Insights & EventsIPOs are heating up again. Here’s why Warren Buffett thinks they are a bad investment ideaSeptember 11, 2023 • 4 MIN READ
By: Yun Li | CNBC | September 9, 2023
After a yearlong lull, the market for initial public offerings is warming up thanks to highly anticipated deals from Arm Holdings plc and Instacart that will soon test the waters.
Before investors jump in, however, consider that none other than Warren Buffett has argued that such newly public stocks might not be worth investing in.
The chief executive officer of Berkshire Hathaway, with his legendary keen eye for value, thinks that bargains are rarely found in the IPO market. Why?
Because it’s almost always a seller’s market. The issuer gets to pick a favorable time to be listed, at the same time as the deal, with special commissions attached, is often pushed to score the highest valuation possible.
“The idea, that somebody is bringing something to market today, a seller who has a choice of when to come to market, and that security, where there’s going to be a lot of hoopla connected with it, is going to be the single cheapest thing to buy out of thousands and thousands and thousands of businesses in the world, is nonsense,” Buffett said at a Berkshire Hathaway shareholder meeting in 2012.
Charlie Munger, Buffett’s longtime business partner, once put it even more plainly: “The average person buying IPOs is going to get creamed.”
Both Buffett and Munger have called the underwriting fees that investment banks charge for IPOs “ridiculous,” saying they inflate IPO prices.
The average cost to companies ranges from 4% to 7% of gross IPO proceeds, and the smaller the company, the higher the fee, according to a PwC analysis of public filings of 1,175 companies.
“You know it can’t be the most attractive thing, but people get excited about what’s coming,” Buffett said.
The “Oracle of Omaha” has a long history of deriding investment bankers on Wall Street, calling them pricey “money shufflers” for encouraging deals to reap fees, rather than improve companies.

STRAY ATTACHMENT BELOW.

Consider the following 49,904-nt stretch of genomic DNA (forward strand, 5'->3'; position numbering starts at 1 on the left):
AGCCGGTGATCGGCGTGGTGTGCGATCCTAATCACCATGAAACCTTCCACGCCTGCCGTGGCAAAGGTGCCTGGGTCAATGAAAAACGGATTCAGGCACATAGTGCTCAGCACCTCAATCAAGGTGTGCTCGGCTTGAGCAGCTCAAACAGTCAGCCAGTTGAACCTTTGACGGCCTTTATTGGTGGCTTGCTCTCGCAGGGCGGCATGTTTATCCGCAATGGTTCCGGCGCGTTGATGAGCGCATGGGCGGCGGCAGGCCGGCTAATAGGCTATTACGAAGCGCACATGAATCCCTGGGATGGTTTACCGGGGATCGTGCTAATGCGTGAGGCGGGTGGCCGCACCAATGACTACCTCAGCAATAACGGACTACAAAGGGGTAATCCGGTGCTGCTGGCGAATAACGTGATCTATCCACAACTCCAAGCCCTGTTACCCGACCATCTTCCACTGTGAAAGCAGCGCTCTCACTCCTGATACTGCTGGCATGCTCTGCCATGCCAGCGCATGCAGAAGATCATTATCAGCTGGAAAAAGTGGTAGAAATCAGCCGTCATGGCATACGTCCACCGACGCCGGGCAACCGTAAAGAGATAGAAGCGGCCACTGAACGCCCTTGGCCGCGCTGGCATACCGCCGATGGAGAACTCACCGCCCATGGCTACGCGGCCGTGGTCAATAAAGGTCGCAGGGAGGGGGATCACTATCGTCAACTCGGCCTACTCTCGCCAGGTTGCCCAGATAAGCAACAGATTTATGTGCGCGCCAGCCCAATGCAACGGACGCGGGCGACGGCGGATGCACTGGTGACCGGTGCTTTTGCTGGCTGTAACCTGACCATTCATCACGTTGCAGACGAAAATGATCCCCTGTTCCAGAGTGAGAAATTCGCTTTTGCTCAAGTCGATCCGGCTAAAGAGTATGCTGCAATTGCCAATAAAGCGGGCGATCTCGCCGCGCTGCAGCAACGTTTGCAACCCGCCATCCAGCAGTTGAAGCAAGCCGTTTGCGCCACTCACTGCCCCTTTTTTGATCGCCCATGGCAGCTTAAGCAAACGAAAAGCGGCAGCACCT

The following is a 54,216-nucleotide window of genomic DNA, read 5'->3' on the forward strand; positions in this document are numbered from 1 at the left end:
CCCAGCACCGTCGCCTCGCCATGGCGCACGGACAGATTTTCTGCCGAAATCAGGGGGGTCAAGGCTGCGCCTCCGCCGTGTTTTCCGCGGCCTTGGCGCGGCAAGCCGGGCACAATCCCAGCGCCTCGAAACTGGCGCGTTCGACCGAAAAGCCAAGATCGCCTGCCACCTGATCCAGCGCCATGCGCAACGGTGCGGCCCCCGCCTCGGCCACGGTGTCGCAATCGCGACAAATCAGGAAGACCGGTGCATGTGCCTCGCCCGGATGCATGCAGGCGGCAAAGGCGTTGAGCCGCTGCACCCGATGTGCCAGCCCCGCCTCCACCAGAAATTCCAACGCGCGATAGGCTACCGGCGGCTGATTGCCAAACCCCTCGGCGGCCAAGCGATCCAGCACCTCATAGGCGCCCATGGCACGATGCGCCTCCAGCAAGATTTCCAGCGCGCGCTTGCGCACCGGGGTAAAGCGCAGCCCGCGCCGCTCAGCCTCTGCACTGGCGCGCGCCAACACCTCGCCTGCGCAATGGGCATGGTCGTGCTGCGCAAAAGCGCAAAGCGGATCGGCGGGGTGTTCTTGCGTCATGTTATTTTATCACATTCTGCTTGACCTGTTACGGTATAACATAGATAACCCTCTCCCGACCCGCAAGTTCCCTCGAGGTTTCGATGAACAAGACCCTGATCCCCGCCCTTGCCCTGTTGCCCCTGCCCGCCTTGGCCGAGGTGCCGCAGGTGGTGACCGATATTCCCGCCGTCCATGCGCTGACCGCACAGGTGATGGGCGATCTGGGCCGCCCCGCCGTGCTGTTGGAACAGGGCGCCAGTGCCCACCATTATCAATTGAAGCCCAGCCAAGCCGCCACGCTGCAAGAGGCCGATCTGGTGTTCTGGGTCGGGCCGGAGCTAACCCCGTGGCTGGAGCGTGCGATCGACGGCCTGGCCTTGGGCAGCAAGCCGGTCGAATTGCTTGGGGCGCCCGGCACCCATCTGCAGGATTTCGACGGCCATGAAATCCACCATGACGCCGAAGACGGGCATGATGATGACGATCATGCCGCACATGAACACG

Buffett typically shuns investment bankers for his own deals. Berkshire’s $11.6 billion acquisition of Alleghany last year, for example, reportedly mandated that the seller pay Goldman Sachs’ advisory fee.
Better in auction market
The investment icon likens the stock market to an auction market where extraordinary bargains pop up now and again. By contrast, the IPO market resembles a negotiated deal where cheap securities are hard to come by.
To illustrate how IPOs can be less appealing, Buffett made an analogy in Berkshire’s 2004 annual meeting. Take the houses in Omaha for example, he said. Someone sold their house for $80,000 and their next-door neighbor is not going to sell their similar house for $50,000.
“It just doesn’t happen. It’s too important an asset, and they’re cognizant of what it brings — what is being brought for similar properties. That’s what happens in negotiated sales,” Buffett said then.
On the other hand, if there were a whole bunch of entities that owned 1% of each house in Omaha, and there was free, auction market on those one percentage point stakes, they might sell “at damn near anything,” Buffett said. And occasionally, they sell at crazy prices, high or low, he added.
“In my view — you’re way more likely to get incredible bargains in an auction market. It’s just the nature of things,” Buffett said.
Buffett, who studied under Benjamin Graham, the fabled father of value investing, at Columbia University after World War II, has a longtime preference for seasoned companies, while staying away from startups or companies in industries he doesn’t fully understand.
Berkshire owns a vast array of well-established businesses, ranging from its crown jewel GEICO insurance to BNSF Railway to almost 6% of Apple. He has also shown a fondness for family-controlled companies, such as Clayton Homes, where he trusts management and sees they’re co-owners of the business.
Buffett has said he prefers to invest in companies whose earnings power and competitive position in a given industry will stand the test of time.
“It just doesn’t make any sense to spend five seconds thinking about new issues, so we don’t think about them,” Buffett said.
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